Once again I ask, what's really missing from any modern generation cruiser, consider the bike's intent and the genre's overall sales? Seriously.

I'm not talking about a scheme Honda shadow here. Take anything that's been either newly introduced or has kept pace.

Show your work.


I think the generation (boomers) that grew up thinking that HDs were big powerful motorcycles will keep that opinion until they die.  HD has them hooked without worrying about such nonsense as innovation or performance.  Indian Cheifs may grab some of those sales, but proabably not enough to be an issue for HD.  

However, younger generations don't seem to have the same predilection for HDs and bikes like this new Scout could make it difficult to spend the same money on a Sportster.  Harleys have always been more a state of mind and tend to suffer when examined objectively against other bikes.
   
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« Reply #33 on: August 08, 2014, 11:13:49 am »


 Harleys have always been more a state of mind and tend to suffer when examined objectively against other bikes.


I'll agree with that in every aspect except fit and finish. My 2006 Sportster had a level of finish and quality that was ridiculous....in a good way. Blew away every other bike I've owned.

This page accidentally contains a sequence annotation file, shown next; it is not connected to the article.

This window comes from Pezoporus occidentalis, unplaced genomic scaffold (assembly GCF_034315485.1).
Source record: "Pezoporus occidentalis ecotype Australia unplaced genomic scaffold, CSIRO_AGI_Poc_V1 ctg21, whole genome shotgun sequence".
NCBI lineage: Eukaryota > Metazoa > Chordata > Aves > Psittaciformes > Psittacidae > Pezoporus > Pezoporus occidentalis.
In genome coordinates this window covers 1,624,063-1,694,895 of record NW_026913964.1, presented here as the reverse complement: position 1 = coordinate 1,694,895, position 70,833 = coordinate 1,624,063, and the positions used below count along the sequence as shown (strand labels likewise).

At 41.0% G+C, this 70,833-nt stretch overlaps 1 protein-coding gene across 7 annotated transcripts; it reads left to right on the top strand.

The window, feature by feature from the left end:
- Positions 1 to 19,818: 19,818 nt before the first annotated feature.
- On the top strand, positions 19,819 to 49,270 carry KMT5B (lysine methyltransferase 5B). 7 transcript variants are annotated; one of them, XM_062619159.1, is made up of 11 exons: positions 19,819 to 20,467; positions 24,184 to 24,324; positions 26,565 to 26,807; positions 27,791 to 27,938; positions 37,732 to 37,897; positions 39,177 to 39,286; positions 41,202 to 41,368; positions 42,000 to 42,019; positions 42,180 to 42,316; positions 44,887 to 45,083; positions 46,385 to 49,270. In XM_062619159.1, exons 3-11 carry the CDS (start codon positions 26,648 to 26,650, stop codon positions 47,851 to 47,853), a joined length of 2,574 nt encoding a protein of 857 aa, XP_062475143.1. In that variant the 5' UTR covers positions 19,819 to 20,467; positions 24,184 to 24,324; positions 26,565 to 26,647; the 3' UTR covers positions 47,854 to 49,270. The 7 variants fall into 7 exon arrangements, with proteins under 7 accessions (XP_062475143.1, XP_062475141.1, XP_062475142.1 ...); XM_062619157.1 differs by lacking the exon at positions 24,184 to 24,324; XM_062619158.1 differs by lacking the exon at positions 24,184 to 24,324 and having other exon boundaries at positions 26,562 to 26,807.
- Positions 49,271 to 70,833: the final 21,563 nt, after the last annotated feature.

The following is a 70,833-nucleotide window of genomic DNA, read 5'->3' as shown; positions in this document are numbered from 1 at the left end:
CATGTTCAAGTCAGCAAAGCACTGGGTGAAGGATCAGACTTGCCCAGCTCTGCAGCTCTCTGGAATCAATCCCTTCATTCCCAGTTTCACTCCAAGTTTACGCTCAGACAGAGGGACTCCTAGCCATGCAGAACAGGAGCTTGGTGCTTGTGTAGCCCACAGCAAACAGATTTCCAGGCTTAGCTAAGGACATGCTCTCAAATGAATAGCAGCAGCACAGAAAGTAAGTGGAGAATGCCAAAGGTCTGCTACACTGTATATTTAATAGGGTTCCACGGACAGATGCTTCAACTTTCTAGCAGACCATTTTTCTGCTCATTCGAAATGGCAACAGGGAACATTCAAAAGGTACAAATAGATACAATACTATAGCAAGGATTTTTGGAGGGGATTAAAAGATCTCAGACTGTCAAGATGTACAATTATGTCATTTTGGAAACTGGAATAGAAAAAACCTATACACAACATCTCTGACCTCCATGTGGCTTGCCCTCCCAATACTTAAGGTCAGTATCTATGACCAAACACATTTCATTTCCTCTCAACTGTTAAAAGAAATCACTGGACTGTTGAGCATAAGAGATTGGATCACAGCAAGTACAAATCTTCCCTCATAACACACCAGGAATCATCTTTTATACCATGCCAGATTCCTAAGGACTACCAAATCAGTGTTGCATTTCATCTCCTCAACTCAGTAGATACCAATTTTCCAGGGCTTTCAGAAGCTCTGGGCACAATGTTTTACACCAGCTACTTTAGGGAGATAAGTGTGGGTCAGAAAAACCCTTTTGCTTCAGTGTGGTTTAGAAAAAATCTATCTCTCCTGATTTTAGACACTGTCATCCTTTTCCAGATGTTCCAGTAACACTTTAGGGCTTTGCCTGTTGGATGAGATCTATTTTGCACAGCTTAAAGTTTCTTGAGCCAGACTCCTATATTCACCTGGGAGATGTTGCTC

What's really sad is, by all accounts, HD is starting to abandon that position - particularly with the new Street 500 and 750 models.  Sad
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« Reply #34 on: August 08, 2014, 11:26:49 am »




I think the generation (boomers) that grew up thinking that HDs were big powerful motorcycles will keep that opinion until they die.  HD has them hooked without worrying about such nonsense as innovation or performance.  Indian Chiefs may grab some of those sales, but probably not enough to be an issue for HD.  

However, younger generations don't seem to have the same predilection for HDs and bikes like this new Scout could make it difficult to spend the same money on a Sportster.  Harleys have always been more a state of mind and tend to suffer when examined objectively against other bikes.